States of Matter

Commissioned by the Folly Gallery, Lancaster 2004

This exhibition consisted of a series of eight photographic transparencies ‘Electro-Light’, and the video installation ‘The Almond Tree’ Part ii.

Electro-Light

Series of 8 backlit transparent images made for the Folly Gallery Lancaster 2004

installation shot installation shot

Held between glass, this series of Ilfochrome transparencies are held away from the wall on simple brackets with a light bulb placed on the wall behind each one for illumination, the brackets throwing shadows across the wall of the gallery. The bare, almost medical presentation contrasts with the natural flowing forms found within the images.

The photographs are part created using an old 60’s projector which gives a soft edge fading out to black. Glass slides and their various contents are projected and enlarged onto a semi transparent medium behind which objects are placed. This creates a layered effect and the possibility of playing with scale and incorporating drawing and painting into the composition. The resulting images take on a life of their own which defy their mundane origins but still retain overtones of analysis of specimens. The translucent globe becomes both ovule and sun and the usually unseen tiny pollen grains and seeds become falling hammers. These natural forms reflect their own nature; with associations of conductivity, fecundity and reproduction but are at the same time transformed into part of a larger story.

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The Almond Tree (part i)

Commissioned by the MAC, Birmingham 2003

still from The Almond Tree still from The Almond Tree

The light box work ‘The Almond Tree’ was made for and shown at the Cotton Gallery at the MAC in Birmingham along with other works including ‘Magic, Murder and the Weather’ and ‘Eye of Heaven’ part i. The second part of this work ‘The Almond Tree part ii’ (video) was made in 2004;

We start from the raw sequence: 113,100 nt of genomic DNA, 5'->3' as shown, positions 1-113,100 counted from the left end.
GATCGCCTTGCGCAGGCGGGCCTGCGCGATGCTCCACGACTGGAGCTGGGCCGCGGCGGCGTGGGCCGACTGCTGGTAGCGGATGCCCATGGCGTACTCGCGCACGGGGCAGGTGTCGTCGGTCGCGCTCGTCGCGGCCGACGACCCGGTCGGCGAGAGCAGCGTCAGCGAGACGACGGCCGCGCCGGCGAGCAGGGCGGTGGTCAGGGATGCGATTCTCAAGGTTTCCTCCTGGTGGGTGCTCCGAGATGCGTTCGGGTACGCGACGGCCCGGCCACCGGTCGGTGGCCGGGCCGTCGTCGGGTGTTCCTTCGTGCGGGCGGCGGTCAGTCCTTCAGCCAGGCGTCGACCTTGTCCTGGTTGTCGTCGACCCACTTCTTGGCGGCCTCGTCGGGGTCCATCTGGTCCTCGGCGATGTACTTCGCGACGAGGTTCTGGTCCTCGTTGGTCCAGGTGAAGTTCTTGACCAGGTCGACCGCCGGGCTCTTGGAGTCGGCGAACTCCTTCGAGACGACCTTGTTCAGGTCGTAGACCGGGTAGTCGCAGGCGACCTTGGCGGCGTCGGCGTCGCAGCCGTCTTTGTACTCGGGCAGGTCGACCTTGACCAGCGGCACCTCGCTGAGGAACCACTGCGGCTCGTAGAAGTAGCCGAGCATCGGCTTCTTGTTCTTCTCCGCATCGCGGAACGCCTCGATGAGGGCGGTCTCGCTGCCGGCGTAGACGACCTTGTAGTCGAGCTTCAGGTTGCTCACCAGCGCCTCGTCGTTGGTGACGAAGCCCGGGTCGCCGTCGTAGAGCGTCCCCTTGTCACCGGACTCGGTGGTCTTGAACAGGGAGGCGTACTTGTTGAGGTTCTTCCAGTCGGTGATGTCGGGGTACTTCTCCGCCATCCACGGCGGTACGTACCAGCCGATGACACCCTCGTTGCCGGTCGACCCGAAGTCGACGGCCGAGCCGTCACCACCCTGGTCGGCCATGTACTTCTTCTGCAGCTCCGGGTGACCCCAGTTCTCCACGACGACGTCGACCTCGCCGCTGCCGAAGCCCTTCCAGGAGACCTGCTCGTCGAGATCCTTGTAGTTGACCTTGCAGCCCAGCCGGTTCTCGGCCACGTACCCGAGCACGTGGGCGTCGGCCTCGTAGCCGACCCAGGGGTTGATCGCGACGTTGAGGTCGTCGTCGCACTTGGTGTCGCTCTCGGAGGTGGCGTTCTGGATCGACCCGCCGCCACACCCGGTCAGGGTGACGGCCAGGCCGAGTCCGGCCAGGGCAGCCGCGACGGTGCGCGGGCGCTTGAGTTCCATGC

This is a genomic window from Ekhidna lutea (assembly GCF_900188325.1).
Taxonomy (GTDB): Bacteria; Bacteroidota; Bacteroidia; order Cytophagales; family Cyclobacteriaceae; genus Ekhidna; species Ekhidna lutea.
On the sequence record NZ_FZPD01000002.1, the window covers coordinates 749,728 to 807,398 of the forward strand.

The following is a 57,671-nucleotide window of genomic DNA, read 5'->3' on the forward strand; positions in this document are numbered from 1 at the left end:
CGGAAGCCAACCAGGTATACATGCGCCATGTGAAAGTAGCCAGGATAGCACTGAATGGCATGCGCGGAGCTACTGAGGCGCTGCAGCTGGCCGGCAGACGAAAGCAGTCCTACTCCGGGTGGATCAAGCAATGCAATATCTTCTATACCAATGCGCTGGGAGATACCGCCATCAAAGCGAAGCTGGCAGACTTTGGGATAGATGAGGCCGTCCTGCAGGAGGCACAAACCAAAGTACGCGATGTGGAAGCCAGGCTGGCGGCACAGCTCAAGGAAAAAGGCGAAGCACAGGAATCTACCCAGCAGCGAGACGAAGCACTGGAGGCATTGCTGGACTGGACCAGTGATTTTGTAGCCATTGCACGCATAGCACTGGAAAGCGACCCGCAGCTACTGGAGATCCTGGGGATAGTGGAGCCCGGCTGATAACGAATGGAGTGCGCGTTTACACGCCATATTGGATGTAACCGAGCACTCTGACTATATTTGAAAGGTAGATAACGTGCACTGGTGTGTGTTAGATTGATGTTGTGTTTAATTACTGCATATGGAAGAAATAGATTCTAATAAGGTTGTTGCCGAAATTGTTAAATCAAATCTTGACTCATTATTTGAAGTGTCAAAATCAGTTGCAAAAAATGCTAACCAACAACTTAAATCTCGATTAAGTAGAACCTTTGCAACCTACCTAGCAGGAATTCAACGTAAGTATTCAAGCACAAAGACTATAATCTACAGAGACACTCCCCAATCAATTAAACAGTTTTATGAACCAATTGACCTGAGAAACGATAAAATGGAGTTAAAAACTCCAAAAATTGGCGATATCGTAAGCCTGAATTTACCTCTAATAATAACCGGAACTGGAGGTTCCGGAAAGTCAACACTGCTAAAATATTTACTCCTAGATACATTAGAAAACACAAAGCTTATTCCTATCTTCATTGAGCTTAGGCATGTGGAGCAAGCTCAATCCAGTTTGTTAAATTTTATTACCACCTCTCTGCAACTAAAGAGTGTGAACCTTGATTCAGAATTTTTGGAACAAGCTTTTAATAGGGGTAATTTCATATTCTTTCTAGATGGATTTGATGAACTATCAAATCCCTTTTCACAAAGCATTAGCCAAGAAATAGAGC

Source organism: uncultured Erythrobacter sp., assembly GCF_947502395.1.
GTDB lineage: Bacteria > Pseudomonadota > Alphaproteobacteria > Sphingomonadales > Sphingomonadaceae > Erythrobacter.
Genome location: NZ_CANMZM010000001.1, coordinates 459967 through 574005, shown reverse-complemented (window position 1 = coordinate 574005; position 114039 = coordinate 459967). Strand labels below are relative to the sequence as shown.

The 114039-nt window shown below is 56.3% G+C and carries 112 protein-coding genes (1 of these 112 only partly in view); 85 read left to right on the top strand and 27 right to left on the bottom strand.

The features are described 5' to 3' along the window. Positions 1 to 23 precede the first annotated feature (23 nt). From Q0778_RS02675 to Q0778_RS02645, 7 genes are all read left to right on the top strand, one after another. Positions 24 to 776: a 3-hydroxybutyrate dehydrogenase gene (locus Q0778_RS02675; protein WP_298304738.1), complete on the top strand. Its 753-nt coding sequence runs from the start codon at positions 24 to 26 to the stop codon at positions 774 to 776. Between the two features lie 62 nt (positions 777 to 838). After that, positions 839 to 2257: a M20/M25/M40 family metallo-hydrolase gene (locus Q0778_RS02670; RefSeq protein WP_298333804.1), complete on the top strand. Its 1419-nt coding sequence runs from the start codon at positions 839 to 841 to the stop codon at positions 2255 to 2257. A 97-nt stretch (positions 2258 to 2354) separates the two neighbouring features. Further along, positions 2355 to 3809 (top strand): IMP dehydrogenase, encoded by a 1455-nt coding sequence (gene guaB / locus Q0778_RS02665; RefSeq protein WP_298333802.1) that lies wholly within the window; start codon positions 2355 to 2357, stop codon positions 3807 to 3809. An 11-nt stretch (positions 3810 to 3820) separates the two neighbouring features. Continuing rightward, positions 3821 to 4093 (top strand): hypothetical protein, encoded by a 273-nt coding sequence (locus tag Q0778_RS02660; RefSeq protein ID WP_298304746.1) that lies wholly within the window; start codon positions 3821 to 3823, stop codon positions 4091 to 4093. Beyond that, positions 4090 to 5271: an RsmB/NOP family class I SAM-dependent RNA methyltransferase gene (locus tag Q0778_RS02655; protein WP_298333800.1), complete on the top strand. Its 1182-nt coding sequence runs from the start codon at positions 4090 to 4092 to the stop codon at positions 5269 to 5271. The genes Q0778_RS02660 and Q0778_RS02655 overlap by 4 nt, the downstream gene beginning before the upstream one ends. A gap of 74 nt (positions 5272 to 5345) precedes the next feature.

These multi-layered photographic images are presented as backlit colour Ilfochrome transparencies. In the work, the use of the tree as the symbol of change and conduction is apparent. The title for the work and references within it are drawn from the Brothers Grimm story, in particular the eternal quandaries of murder, rebirth and the unearthing and revenge of wrongdoing. Whilst paring an apple in her garden, a maiden cut her hand and the blood spilt on the white snow. ‘…’Ah,’ said the woman, sighing deeply, and looking down at the blood, ‘if only I could have a child with lips as red as blood, and skin as white as snow.’

The mother dies in childbirth and as in so many of these tales, the husband re-marries a woman who treats the boy badly out of jealousy and hatred. She asks him to pick an apple from a large chest, and while doing so, she drops the lid which chops off his head. She boils up his body and makes a thick black broth which she then feeds to the homecoming father. So both the mother and then the son are buried under the almond tree. The tree absorbs the bones of the dead child and a bright red bird is born out of its branches. The bird kills the woman by dropping a millstone on her head and with that he changes back into the boy.

In the tale, the tree and its roots are life-giving; enabling the woman’s fertilility, her blood acting as a magic conductor of life-giving energy. The conductive tree acts as a symbol of the cyclical nature of things, and natures continuing ability to absorb and transform.

Read the full story

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The Almond Tree (part ii)

11 minute film commissioned by The Folly Gallery, Lancaster 2004

Video still Video still

The video work is in part inspired by themes found in the story of The Almond Tree by the Brothers Grimm. A series of lightbox works, ‘The Almond Tree’ part I, was made in 2003 for the Mac in Birmingham.
The story is laden with archetypal metaphors exploring themes concerned with death and transformation. It tells of a tree that can grant wishes, one such wish gives rise to the long hoped for birth of a son. It absorbs bones and these are then transformed into a golden bird; themes which have re-occurred throughout history in both mythology and the bible. For more information on the story go to Grimms ‘The Almond Tree’.

This was Holland’s first video work and is a combination of moving images and her photographed studio set-ups. One image fades slowly into another; a vessel filled with red liquid becomes a sacred heart which then becomes coral and in turn fades into footage of an actual frozen heart, placed in the snow.
This exhibition evolved from the themes explored in previous shows such as ‘Vessel’ and ‘Magic, Murder and the Weather’ in which elements of biology and mythology are side by side. ‘The Almond Tree’ part ii explores aspects of the tree as an electrically charged medium - a conduit for metamorphosis and resurrection.

Tracey Holland: ‘States Of Matter’ a-n magazine June 2004
Tracey Holland ‘States Of Matter’ Source magazine 39 2004